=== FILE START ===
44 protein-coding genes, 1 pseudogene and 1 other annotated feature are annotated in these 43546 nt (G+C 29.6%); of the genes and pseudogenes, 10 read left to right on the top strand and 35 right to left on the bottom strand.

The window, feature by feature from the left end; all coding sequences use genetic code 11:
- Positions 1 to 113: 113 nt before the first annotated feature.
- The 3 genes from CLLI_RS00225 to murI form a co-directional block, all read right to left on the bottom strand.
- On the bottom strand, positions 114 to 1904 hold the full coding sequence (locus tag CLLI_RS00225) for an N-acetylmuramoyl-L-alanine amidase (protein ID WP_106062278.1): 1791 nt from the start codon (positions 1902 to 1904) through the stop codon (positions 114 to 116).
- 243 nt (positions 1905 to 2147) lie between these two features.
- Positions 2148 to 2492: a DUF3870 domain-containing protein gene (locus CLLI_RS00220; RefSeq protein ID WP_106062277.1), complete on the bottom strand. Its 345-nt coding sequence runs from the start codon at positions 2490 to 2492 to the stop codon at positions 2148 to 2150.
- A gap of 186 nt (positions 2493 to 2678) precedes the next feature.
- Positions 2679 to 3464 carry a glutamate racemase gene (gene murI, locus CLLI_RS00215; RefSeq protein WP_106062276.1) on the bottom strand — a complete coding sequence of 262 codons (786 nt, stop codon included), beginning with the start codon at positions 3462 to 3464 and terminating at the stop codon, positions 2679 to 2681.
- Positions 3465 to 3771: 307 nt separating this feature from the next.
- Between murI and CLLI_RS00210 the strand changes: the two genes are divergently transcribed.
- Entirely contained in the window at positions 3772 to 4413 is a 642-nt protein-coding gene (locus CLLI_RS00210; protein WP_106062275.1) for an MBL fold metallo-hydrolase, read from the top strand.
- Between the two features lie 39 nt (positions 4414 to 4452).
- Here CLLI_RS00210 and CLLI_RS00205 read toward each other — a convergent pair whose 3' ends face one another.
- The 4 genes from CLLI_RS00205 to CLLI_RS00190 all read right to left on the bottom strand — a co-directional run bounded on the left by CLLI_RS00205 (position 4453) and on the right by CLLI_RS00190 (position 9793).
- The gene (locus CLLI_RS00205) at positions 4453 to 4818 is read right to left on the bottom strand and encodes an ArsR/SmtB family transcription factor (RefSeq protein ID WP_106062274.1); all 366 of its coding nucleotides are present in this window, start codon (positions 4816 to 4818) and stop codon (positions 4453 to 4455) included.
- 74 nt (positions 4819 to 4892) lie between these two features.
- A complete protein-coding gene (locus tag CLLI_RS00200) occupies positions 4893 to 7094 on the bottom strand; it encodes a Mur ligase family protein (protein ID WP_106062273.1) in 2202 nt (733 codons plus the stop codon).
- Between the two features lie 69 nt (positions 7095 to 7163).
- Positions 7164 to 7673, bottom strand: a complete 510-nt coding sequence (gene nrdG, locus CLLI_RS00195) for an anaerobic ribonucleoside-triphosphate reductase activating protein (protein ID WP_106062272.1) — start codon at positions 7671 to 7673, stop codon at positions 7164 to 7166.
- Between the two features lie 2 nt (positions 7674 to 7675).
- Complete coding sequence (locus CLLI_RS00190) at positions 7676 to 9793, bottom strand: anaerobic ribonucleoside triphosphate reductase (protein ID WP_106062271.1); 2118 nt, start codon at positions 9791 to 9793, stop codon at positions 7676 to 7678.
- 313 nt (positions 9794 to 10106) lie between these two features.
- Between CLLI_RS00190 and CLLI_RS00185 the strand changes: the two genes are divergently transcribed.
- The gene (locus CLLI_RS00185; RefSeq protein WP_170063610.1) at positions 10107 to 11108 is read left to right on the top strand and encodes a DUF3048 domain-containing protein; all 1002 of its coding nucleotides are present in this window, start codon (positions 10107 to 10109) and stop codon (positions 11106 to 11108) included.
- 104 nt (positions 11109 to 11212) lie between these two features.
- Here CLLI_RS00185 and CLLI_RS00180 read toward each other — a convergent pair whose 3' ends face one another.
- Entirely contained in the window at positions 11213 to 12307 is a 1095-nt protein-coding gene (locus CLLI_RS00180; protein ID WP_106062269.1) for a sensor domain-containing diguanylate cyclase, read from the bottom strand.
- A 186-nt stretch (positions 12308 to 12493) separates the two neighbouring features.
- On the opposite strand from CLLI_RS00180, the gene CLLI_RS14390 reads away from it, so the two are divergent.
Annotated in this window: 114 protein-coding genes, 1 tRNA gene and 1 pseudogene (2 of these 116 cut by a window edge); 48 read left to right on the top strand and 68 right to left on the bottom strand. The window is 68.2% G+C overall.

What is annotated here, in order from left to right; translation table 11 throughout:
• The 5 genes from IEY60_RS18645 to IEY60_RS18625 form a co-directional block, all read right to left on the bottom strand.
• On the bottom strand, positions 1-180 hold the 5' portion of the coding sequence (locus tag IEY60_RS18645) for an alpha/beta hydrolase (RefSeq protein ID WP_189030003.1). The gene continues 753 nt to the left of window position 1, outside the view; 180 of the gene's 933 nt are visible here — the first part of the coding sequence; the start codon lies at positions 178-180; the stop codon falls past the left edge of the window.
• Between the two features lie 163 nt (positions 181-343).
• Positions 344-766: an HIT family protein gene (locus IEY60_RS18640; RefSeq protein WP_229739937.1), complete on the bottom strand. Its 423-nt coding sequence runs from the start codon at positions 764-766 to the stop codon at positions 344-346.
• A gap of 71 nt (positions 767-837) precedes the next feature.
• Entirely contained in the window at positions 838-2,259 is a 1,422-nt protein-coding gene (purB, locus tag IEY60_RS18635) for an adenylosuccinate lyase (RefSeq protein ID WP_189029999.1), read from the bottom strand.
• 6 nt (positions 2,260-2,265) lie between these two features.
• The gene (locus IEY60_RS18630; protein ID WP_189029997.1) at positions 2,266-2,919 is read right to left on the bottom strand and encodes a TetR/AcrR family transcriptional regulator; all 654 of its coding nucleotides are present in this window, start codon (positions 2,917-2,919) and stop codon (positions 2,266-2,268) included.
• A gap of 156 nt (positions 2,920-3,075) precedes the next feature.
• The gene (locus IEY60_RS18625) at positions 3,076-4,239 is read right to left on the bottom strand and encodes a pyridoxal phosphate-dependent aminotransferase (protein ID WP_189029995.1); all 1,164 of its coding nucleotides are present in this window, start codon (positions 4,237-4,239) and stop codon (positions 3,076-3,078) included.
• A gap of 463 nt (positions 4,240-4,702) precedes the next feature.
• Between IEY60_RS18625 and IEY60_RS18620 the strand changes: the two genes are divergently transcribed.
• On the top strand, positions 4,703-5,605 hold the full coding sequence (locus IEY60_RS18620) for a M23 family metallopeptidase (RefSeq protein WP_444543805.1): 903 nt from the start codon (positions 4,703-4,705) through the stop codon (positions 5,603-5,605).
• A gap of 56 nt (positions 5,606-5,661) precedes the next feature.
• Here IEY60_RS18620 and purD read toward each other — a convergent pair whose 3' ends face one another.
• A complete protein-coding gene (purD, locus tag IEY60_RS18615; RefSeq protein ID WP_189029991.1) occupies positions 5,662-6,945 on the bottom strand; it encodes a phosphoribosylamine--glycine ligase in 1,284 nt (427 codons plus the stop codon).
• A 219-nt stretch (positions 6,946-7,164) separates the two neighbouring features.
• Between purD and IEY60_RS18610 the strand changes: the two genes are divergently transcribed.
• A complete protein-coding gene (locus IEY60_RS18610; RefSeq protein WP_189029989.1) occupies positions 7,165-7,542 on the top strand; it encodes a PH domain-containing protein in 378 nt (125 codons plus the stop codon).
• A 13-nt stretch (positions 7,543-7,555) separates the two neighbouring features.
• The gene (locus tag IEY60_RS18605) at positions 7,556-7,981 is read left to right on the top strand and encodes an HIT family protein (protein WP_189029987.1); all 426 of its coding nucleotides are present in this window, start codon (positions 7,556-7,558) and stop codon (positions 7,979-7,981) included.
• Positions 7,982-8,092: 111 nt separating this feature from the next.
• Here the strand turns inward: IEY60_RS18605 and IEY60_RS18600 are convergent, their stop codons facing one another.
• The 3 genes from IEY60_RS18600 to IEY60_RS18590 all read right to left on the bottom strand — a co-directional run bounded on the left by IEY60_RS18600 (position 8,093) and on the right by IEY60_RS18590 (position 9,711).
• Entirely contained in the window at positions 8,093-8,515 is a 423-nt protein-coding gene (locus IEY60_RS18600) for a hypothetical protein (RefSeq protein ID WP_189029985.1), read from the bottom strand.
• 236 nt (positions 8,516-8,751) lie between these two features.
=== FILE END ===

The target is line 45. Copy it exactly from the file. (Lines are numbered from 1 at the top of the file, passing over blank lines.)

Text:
• On the top strand, positions 4,703-5,605 hold the full coding sequence (locus IEY60_RS18620) for a M23 family metallopeptidase (RefSeq protein WP_444543805.1): 903 nt from the start codon (positions 4,703-4,705) through the stop codon (positions 5,603-5,605).